College students researching

The new North Carolina Shared Research & Education collaborative infrastructure (NCShare) has received a pair of grants from the National Science Foundation. The awards total $1,382,425.

NCShare, which was unveiled with the announcement, is aimed at boosting science, technology, engineering and math (STEM) education for minority-serving and small and mid-size institutions of higher education in North Carolina.

NCShare will offer a parallel research network to provide networking, scientific and statistical computing services. It is a cooperative effort of Davidson College, Duke University, North Carolina Central University and MCNC, operator of the North Carolina Research and Education Network (NCREN).

The first NSF award, for $984,868, will establish a parallel science network infrastructure interconnecting campus researchers to external sites with the “speed and style of connectivity” typically only available at large research universities.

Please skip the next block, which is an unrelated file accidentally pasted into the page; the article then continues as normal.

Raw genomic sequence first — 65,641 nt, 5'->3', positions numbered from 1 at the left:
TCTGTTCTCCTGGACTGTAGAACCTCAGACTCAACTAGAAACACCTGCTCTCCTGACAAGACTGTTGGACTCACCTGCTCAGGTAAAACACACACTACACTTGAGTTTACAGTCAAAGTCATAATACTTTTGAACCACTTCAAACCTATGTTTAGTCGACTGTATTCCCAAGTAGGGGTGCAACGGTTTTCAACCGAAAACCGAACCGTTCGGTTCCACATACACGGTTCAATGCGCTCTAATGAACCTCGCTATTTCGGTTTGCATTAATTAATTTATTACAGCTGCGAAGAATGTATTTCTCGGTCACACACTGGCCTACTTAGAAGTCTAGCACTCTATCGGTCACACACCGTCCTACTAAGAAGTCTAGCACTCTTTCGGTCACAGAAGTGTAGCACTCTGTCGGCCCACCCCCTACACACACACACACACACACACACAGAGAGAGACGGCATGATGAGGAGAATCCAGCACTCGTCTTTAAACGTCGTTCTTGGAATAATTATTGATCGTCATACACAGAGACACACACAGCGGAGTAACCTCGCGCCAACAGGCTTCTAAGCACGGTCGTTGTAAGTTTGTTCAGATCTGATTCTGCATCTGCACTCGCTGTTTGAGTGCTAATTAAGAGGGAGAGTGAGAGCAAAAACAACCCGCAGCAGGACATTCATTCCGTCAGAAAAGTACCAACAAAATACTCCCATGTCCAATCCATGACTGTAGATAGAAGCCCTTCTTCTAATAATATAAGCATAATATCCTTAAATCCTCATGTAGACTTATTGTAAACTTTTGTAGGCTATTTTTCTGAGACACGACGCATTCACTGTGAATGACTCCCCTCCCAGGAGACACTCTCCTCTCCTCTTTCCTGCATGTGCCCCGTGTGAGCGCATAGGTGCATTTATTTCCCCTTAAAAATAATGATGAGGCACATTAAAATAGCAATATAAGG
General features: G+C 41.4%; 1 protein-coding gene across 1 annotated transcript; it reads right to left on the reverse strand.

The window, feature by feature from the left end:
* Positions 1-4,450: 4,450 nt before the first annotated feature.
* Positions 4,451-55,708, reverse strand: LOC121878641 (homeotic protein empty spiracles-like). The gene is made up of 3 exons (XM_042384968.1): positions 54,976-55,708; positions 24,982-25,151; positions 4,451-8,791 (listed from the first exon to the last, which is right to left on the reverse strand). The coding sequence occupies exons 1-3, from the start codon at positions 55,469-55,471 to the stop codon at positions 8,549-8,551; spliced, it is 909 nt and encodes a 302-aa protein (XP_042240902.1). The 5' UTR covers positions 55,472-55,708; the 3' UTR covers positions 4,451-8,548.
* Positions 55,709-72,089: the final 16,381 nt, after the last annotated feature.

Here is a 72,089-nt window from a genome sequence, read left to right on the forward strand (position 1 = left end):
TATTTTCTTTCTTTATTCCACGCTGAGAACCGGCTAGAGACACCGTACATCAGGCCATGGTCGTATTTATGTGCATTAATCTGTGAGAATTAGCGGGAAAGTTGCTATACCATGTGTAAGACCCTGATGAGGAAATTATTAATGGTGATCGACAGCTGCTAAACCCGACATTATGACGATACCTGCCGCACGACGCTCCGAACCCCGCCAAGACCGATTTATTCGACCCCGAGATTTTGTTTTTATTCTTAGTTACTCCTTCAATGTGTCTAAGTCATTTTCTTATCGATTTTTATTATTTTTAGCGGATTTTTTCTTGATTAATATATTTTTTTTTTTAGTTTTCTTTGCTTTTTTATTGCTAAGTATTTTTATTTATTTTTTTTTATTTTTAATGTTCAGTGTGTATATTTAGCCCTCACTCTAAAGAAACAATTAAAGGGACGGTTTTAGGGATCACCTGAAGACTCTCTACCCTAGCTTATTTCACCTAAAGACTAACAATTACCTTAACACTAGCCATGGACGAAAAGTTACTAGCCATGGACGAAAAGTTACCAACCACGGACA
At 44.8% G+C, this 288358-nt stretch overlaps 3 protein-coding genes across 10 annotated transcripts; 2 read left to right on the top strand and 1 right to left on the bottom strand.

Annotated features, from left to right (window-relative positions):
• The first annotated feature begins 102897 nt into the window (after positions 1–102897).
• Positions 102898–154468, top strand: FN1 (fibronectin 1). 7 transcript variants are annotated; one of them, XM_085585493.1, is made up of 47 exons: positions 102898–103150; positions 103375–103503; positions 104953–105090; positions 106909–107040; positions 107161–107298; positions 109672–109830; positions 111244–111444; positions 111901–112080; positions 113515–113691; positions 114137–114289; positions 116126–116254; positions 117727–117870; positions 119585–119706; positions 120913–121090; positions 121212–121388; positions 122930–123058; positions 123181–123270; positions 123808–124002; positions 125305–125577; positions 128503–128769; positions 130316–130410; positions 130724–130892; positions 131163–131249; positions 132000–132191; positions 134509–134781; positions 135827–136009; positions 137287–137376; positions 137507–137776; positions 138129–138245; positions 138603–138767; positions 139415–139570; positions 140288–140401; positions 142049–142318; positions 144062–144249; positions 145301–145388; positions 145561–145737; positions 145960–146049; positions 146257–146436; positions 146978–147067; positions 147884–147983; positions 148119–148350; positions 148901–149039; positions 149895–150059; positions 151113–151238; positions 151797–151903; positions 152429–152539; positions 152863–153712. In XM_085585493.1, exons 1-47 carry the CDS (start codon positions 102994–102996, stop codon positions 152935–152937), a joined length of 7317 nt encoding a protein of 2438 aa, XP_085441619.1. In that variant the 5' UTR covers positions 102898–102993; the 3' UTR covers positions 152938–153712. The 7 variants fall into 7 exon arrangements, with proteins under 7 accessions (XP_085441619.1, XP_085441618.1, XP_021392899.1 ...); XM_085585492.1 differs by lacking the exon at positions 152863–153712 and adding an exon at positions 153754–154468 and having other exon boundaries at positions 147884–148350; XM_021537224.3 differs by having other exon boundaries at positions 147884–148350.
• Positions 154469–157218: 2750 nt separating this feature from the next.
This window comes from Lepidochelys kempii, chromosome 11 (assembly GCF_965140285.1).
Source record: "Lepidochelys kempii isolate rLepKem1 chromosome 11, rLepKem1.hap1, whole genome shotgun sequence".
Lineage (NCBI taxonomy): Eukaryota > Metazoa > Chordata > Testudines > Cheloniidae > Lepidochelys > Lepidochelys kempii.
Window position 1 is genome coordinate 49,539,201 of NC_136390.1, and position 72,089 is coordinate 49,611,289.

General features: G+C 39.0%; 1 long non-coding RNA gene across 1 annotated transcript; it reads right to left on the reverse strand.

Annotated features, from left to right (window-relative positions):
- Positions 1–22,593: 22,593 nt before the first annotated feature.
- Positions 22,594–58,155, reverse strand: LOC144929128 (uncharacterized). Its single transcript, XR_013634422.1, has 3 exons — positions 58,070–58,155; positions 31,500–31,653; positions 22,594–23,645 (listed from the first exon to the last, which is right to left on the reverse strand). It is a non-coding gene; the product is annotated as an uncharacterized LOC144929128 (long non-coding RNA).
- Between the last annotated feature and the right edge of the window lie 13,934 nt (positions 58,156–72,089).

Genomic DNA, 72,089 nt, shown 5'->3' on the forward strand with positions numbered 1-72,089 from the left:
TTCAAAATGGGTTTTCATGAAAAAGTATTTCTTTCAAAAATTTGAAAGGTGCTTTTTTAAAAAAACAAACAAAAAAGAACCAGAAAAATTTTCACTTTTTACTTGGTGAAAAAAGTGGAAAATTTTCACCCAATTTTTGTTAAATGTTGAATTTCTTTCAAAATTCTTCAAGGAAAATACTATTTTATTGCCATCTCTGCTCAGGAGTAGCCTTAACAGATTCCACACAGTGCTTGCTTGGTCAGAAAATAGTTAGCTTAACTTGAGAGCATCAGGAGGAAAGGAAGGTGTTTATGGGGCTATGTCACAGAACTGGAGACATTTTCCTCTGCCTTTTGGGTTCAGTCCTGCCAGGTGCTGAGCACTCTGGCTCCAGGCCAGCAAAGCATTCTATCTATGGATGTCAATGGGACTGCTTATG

The networking infrastructure means that participating institutions will not have to build their own science network infrastructure. They will have access to a shared, regionally-based network operating on MCNC’s existing state-wide research and education network.

The second NSF award, for $397,557, complements the first award. It focuses on creating a shared computing environment supporting a common set of software and services, with priority use by Davidson, NCCU, and other North Carolina minority-serving and smaller institutions.

“The NCShare partnership is an important step towards addressing historical IT infrastructure inequities at minority-serving institutions such as North Carolina Central University and preparing a diverse STEM/high computing workforce of the future,” Deepak Kumar, Ph.D., who also serves as interim associate provost and dean of Research and Sponsored Programs at NCCU, said in a press release. “The proposed infrastructure will foster collaborative and multidisciplinary research in areas such as big data and high-performance computing in genomics, drug discovery, clinical care and public health.”

In 2018, MCNC announced 22 Community Anchor Institutions with direct connections via fiber network facilities extending from Greensboro to Hamlet.

Join the Conversation

Leave a Reply

Your email address will not be published.

Don’t Miss Any of Our Content

What’s happening with broadband and why is it important? Find out by subscribing to Telecompetitor’s newsletter today.

You have Successfully Subscribed!